1989: Hurricane “Hugo” struck the Charleston, South Carolina, area, killing 26 people and causing $5.9 billion of damage. Seabees from Naval Mobile Construction Battalion 5 and 133, home-ported at the Naval Construction Battalion Center, Gulfport, Mississippi; and Construction Battalion Unit 412 at Charleston immediately moved to provide disaster relief to both the military and civilian communities.

A home is heavily damaged near the coast of South Carolina following Hurricane Hugo coming ashore near Charleston, South Carolina, September 22, 1989. Hurricane Hugo resulted in the deaths of 27 South Carolinians and is considered one of the costliest weather events to impact the state. Hurricane season runs from June 1 to Nov. 30. (Photo by Lt. Col. Cindi King)

2007: Cmdr. Frederick Mucke, CEC, was relieved by Cmdr. Ronald Gruzesky, CEC, as commander, NMCB 24, at the Readiness Support Site Drill Center, Huntsville, Alabama.


September 23

1943: 116th NCB commissioned at NCTC Camp Endicott, Davisville, RI.

1965: The main body of NMCB 3, after being relieved by NMCB 5, returned to homeport via six Military Air Transport Service (MATS) aircraft.

1967: The main body of NMCB 133 departed RVN and returned to the Construction Battalion center (CBC), Gulfport, Mississippi.

2011: Adm. Michael Mullen presented Brooke Toner, widow of Lt. j.g. Francis Toner IV, CEC, with her late husband’s Silver Star, awarded for action against the enemy as Garrison Engineer, Camp Mike Spann Embedded Training Team, Afghanistan. Toner was also posthumously awarded the Purple Heart and Bronze Star with Valor.


September 24

1943: ACORN 13 arrived at Espiritu Santo. (Used during World War II, an ACORN was a tailored unit designed to carry out the rapid construction and subsequent operation of a landplane and seaplane advance base. Each ACORN had a construction battalion attached to it, as well as trained personnel to operate the control tower, field lighting, aerological unit, transportation, medical, berthing, and messing facilities. A Construction Battalion Maintenance Unit (CBMU) also accompanied each ACORN to maintain the base after the initial construction was completed and the construction battalion had been withdrawn. During the war, ACORNs were sent to such places at Guadalcanal, Espiritu Santo, Green Island, Rendova, Treasury Island, and Majuro.)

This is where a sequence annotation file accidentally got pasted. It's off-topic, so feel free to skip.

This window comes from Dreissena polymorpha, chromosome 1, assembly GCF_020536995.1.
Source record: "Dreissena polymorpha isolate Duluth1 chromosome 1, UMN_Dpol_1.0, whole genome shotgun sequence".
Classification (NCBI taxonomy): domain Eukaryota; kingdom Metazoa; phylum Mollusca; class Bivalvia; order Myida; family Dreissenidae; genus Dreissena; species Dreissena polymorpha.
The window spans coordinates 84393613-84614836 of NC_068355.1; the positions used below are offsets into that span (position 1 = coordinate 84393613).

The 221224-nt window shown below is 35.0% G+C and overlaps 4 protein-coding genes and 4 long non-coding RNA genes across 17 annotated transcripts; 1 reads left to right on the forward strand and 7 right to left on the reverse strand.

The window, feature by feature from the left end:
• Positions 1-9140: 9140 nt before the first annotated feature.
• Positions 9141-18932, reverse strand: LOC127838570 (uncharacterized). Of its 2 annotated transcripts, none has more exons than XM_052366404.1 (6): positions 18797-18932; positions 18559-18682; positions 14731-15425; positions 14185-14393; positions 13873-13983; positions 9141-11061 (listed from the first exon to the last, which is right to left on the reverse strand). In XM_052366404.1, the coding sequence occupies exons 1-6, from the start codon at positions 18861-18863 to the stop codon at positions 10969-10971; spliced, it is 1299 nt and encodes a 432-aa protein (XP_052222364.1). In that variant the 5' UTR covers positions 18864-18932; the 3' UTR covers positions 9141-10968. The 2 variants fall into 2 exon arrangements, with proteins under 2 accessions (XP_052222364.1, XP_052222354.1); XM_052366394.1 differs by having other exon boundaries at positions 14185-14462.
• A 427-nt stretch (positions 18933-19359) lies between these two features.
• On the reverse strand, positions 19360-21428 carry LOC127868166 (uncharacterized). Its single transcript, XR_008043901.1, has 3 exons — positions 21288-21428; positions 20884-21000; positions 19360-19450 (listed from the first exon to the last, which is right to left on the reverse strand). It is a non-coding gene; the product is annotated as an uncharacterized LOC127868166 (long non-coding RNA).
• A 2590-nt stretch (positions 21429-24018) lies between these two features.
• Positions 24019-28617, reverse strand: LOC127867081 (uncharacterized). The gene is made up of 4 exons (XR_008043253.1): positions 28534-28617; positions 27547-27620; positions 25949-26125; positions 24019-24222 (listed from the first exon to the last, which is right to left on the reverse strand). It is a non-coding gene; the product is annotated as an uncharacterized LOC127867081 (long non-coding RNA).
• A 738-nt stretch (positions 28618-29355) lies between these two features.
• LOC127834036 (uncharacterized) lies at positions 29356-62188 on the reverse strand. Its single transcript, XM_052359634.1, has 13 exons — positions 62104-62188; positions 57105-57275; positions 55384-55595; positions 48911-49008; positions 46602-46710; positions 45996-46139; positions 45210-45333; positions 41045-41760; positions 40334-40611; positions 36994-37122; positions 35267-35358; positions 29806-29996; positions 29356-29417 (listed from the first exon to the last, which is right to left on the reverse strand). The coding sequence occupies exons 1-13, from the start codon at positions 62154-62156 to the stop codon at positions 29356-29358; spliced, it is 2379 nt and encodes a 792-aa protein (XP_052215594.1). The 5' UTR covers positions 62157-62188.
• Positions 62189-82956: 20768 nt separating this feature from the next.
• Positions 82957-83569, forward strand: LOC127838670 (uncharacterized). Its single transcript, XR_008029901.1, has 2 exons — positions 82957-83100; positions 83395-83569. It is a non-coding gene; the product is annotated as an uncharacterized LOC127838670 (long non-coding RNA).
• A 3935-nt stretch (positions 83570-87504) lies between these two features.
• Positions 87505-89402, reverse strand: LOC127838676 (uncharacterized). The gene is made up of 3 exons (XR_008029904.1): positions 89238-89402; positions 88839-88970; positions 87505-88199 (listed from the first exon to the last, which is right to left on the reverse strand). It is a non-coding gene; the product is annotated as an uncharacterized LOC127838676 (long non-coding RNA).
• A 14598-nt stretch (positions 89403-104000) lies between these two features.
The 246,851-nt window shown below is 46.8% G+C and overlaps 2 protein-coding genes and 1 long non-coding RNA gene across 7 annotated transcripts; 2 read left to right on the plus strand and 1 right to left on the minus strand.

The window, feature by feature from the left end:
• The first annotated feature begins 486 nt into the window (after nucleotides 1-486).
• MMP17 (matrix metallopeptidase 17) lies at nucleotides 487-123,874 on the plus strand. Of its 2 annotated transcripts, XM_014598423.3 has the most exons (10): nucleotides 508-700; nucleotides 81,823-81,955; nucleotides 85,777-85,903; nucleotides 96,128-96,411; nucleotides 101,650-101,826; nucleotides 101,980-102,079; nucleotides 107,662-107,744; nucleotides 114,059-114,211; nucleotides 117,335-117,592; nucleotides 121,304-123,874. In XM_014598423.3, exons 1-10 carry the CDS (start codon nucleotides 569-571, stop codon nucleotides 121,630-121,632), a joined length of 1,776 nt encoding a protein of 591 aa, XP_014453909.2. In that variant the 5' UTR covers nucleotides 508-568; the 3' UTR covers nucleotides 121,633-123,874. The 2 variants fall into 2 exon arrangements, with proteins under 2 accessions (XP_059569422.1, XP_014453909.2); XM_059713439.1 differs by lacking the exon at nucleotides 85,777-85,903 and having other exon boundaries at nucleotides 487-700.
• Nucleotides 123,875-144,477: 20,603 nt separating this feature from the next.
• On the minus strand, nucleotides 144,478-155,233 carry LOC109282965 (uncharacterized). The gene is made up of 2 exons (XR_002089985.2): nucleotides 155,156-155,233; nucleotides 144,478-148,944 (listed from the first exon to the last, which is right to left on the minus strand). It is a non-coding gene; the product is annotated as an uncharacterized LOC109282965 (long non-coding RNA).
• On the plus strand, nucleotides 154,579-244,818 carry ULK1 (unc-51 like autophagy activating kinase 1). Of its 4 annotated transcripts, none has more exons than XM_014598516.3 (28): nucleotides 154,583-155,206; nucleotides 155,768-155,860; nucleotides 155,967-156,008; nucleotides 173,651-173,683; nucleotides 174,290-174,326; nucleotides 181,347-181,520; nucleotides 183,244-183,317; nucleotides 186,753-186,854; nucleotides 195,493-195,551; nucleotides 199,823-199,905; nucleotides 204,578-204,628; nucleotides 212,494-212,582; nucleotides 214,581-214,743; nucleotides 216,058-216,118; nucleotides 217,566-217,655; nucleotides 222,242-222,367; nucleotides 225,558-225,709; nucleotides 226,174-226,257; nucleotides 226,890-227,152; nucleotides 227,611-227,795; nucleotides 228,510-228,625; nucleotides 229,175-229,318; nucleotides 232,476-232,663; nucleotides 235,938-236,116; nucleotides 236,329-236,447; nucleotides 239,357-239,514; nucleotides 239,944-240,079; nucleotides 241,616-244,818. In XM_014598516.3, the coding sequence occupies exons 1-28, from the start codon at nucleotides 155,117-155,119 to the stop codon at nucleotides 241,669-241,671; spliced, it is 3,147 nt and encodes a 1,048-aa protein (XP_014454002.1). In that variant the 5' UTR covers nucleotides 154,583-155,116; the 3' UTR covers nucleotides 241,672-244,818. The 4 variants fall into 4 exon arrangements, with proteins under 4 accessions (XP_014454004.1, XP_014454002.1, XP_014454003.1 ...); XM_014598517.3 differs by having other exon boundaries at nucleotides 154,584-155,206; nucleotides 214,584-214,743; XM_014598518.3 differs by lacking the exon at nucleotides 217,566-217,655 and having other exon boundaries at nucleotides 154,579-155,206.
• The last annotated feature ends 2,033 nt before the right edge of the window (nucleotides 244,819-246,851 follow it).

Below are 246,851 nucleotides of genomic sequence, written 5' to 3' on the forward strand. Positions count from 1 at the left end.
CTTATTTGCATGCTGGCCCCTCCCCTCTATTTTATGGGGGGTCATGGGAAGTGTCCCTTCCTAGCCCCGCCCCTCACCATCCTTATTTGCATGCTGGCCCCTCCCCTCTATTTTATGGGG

1945: The 69th NCB was inactivated at Davisville, Rhode Island; the 14th Special NCB was inactivated at Pearl Harbor, Hawaii.

1967: The first flight of NMCB 128’s advance party arrived in Da Nang, RVN.

2010: Cmdr. Tim DeWitt, CEC, relieved Cmdr. Glenn Hubbard, CEC, as commanding officer, NMCB 40 at Forward Operating Base Deh Dadi II, Afghanistan.

Naval Mobile Construction Battalion 40 conducts a change of command ceremony in Deh Dadi II, Afghanistan Sept. 24, 2010. Cmdr. Tim DeWitt (left) assumed command from Cmdr. Glenn Hubbard (center) who hands the battalion flag to Command Master Chief Corey Heinrich during the ceremony. (Photo by MCC Michael Watkins)

September 25

1951: Naval Mobile Construction Battalion (NMCB) 8 was activated.

1965: Cmdr. W.F. Russell, Civil Engineer Corps (CEC), commanding officer of NMCB 5, assumed command of Camp Hoover, Republic of Vietnam (RVN).

1967: Advance party of NMCB 133 departed Da Nang, RVN for Construction Battalion Center (CBC), Gulfport, Mississippi.

1969: Seabee Team 0314 deployed from Agana, Guam, to Rota Island, Trust Territories of the Pacific Islands (TTPI).


September 26

1967: NMCB 10 headquarters unit arrived at Gia Le, RVN.